• orionATL says:

      one obvious question. has there been a thorough check on each of the signatures for both petitions?

      just to get “granular”: “65 women who knew him from high school” seems obviously suspicious. if interviewed, would they all have had reason to be at parties of a certain type with kavanaugh? same with yale women. there is a big difference between behavior in many social contexts and behavior at parties where serious drunkeness was acceptable.

  6. Derek Bailey says:

    It seems to be related to something called link laundering. It can be set up to be automated and only requires multiple accounts for sourcing. If there is enough cover between original source and second/third tier sources, bots can spam the third tiers to push up the relevance of original article. Don’t ask me how I know, but I’m told $100 buys a lot of SPAM in the former Soviet Union countries.

  7. oldoilfieldhand says:

    Who or what is Marcy Wheeler?
    Internet Troll Slayer?
    Legendary Potty Mouth Blogger?
    Tri-Lingual Defender of Democracy who actually spoke the words “blow job” on live television?
    Truth Goddess!

  8. Doctor My Eyes says:

    I’ve been wanting to mention the following disturbing episode somewhere since the infinitely brave Deborah Ramirez has stepped forward. I believe that even those who have acknowledged problematic sexuality at Yale have downplayed the extent. I believe this because of what I saw with my own eyes in a documentary a couple of years ago. It was about rape in our country with a focus on college campuses. Yale earned special distinction in this film. Whatever else may be true in all of the current allegations and threats, I know that I saw the following. It was videoed, surely fearfully, by a freshman woman/girl through her barely cracked curtain. It is the first week of freshman orientation; the male freshmen are parading in file outside the dorms at night shouting in unison, “‘No’ means ‘yes’, ‘yes’ means ‘anal’.” This was a direct message to the female students up in their rooms. I still have trouble believing I saw that. I can’t imagine how those bright, hopeful young girls must have felt.

    Sorry for the disturbing image, but these things must be discussed.

  9. James Hester says:

    Despite all these courageous women taking a chance of insults and accused of lying, I have full confidence in Democrats for a grand screw up. Remember sleazy Joe (Biden) what he did to other women witnesses during Long Dong Silver confirmation. It may happen again.

  10. earlofhuntingdon says:

    Useful comparative anecdote.  LSE Anthropologist David Graeber (coincidentially, a former Yale associate professor, 1998-2006), in Debt: The First 5000 Years (2011), has written about the high percentage of UK university student women who have had to sell sexual favors to pay their bills.  He reports it as being well into double digits.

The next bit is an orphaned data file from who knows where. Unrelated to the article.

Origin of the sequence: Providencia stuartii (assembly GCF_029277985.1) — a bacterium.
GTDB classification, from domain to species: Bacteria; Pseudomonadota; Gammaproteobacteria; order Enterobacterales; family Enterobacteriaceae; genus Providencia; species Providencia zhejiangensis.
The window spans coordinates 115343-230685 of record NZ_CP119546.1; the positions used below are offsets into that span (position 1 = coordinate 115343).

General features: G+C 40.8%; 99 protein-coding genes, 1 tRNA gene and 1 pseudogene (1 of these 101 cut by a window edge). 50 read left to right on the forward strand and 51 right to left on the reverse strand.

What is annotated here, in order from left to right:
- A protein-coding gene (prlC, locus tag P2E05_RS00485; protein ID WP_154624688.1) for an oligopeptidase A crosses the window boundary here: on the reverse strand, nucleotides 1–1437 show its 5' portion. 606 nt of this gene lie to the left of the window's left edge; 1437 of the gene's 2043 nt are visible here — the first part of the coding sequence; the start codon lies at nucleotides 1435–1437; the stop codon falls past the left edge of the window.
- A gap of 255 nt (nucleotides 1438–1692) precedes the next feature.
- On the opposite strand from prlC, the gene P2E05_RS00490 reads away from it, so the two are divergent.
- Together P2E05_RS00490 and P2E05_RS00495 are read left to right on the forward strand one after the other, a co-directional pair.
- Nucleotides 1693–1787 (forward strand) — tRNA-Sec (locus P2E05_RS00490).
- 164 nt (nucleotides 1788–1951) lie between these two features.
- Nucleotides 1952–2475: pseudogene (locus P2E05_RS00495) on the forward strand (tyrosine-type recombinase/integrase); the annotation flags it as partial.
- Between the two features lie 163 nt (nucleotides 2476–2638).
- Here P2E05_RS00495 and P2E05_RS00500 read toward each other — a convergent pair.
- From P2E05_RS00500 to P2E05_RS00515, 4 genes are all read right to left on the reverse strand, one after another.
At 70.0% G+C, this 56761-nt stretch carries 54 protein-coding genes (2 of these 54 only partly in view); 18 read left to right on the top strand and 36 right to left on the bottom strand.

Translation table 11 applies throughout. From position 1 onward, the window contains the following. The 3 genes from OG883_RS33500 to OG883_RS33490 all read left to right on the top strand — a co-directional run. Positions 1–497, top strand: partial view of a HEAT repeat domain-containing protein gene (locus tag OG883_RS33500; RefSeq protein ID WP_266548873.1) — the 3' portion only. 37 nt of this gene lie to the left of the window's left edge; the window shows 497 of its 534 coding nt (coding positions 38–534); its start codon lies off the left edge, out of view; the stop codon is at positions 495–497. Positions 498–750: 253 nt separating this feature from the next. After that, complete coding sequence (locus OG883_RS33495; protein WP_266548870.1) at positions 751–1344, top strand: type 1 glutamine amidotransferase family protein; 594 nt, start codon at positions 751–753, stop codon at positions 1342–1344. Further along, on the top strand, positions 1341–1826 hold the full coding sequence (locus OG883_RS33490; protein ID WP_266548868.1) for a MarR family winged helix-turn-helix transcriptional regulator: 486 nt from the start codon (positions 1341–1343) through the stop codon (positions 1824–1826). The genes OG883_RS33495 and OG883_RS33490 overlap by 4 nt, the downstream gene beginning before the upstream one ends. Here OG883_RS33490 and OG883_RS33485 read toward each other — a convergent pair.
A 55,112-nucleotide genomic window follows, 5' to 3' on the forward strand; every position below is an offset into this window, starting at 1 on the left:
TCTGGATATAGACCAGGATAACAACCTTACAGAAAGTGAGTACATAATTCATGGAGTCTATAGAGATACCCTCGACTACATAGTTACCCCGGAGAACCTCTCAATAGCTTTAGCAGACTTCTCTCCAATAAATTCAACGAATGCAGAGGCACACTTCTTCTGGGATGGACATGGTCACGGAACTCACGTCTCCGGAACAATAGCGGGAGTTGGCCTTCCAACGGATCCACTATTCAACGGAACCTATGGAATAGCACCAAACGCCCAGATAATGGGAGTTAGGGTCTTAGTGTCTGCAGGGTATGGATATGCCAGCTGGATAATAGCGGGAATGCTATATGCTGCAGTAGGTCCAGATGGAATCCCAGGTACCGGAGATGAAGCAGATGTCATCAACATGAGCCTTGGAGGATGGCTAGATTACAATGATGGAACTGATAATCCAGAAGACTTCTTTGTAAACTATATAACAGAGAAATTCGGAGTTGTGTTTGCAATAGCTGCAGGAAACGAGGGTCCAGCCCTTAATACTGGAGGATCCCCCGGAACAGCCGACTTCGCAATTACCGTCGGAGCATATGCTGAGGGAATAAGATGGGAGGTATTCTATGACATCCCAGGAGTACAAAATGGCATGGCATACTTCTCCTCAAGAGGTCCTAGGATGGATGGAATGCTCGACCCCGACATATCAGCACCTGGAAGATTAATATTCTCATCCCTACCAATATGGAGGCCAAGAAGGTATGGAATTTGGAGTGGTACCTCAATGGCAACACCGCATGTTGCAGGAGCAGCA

American colleges and universities are even more expensive.  It would be useful to know the percentage in the US, unless for some reason the issue has never been properly studied.

  11. johno says:

    Re the aforementioned Columbia Journalism Review

    ” Stay with it to the very end.”

    Yes, if you want a hard LOL like I got.

  12. orionATL says:

    you can count it any way you want to.

    i call it serious allegation number 3:

    don’t give me this “teenage behavior” crap. this is monstrous behavior – writing on the stall walls behavior. where were the teachers and yearbook sponsor at dear old georgetown prep? this is writing on the stall walls. this piece of white trash is now going to become a supreme court justice.

    read the article and read what former student sean …  had to say about the boys.

  13. Doctor My Eyes says:

    Well look, students at Yale are indeed speaking out about Yale complicity.

    The YLS faculty have sent a letter to the SJC calling for a fair process and a full investigation of Ford’s claims. Several classes were canceled because of protests. Signs are appearing accusing Yale of prioritizing “proximity to power and prestige” above all else and calling YLS a “model of complicity”.

    When asked to describe the sentiment on campus today, YLS student Scott Stern said that “students are monumentally pissed off” — and not just those who he considers to be especially political.

    “It’s hard to overstate just how destabilizing this is for the law school,” he continued. “Chua and Rubenfeld walked around here like gods. They were among the two most powerful, best-connected professors at the school … So to learn just how complicit they were in steering us toward known predators has people very upset and freaked out.”

    Over 1500 (and growing) Yale alumnae have signed an open letter of support for Ramirez.

    Incidentally, I’ve learned that Kavanaugh was, of course, a member of the same fraternity that was later banned from campus for the misogynistic chant I mentioned above, a chant that threatens rape and taunts that no matter how a woman feels about sex, sex with those men will be only about power.

    Am I being naive in thinking that there has been a sea change in the country, at least on the issue of rape culture? Am I living in a bubble?  Things seem different.  It seems that people are well and truly fed up.

  14. orionATL says:

    the gang that couldn’t shoot straight

    or should that be the hole in the head gang:



    what a bunch of idiots. they did not realize folks are getting wise to this crap after having been fooled by it for 20 years.

    seems to me there is a very good chance that sen. orin hatch was responsible for laying this egg. this possibility demands serious journalistic investigation.